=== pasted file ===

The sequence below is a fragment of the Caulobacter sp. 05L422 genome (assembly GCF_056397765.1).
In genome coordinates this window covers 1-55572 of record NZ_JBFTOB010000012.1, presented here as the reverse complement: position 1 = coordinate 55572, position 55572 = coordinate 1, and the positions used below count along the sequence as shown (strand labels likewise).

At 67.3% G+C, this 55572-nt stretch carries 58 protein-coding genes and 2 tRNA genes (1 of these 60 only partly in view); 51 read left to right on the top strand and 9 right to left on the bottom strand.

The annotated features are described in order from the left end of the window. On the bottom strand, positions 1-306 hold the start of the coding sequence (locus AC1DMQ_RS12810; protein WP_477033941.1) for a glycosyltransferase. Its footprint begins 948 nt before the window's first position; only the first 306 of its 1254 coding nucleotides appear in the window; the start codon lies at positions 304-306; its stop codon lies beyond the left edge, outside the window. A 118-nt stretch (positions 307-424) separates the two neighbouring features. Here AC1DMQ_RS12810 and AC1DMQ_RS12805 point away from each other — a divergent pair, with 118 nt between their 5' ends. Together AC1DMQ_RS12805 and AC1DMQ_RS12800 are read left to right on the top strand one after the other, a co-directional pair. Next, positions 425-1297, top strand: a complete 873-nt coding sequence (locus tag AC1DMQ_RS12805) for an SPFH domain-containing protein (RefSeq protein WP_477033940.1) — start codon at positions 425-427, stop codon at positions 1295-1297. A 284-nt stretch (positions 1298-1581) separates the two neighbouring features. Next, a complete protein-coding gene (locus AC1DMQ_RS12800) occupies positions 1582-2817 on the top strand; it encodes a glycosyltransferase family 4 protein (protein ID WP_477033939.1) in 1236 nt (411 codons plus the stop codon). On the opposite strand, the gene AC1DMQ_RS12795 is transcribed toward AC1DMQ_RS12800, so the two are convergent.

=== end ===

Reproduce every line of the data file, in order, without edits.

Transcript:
The sequence below is a fragment of the Caulobacter sp. 05L422 genome (assembly GCF_056397765.1).
In genome coordinates this window covers 1-55572 of record NZ_JBFTOB010000012.1, presented here as the reverse complement: position 1 = coordinate 55572, position 55572 = coordinate 1, and the positions used below count along the sequence as shown (strand labels likewise).

At 67.3% G+C, this 55572-nt stretch carries 58 protein-coding genes and 2 tRNA genes (1 of these 60 only partly in view); 51 read left to right on the top strand and 9 right to left on the bottom strand.

The annotated features are described in order from the left end of the window. On the bottom strand, positions 1-306 hold the start of the coding sequence (locus AC1DMQ_RS12810; protein WP_477033941.1) for a glycosyltransferase. Its footprint begins 948 nt before the window's first position; only the first 306 of its 1254 coding nucleotides appear in the window; the start codon lies at positions 304-306; its stop codon lies beyond the left edge, outside the window. A 118-nt stretch (positions 307-424) separates the two neighbouring features. Here AC1DMQ_RS12810 and AC1DMQ_RS12805 point away from each other — a divergent pair, with 118 nt between their 5' ends. Together AC1DMQ_RS12805 and AC1DMQ_RS12800 are read left to right on the top strand one after the other, a co-directional pair. Next, positions 425-1297, top strand: a complete 873-nt coding sequence (locus tag AC1DMQ_RS12805) for an SPFH domain-containing protein (RefSeq protein WP_477033940.1) — start codon at positions 425-427, stop codon at positions 1295-1297. A 284-nt stretch (positions 1298-1581) separates the two neighbouring features. Next, a complete protein-coding gene (locus AC1DMQ_RS12800) occupies positions 1582-2817 on the top strand; it encodes a glycosyltransferase family 4 protein (protein ID WP_477033939.1) in 1236 nt (411 codons plus the stop codon). On the opposite strand, the gene AC1DMQ_RS12795 is transcribed toward AC1DMQ_RS12800, so the two are convergent.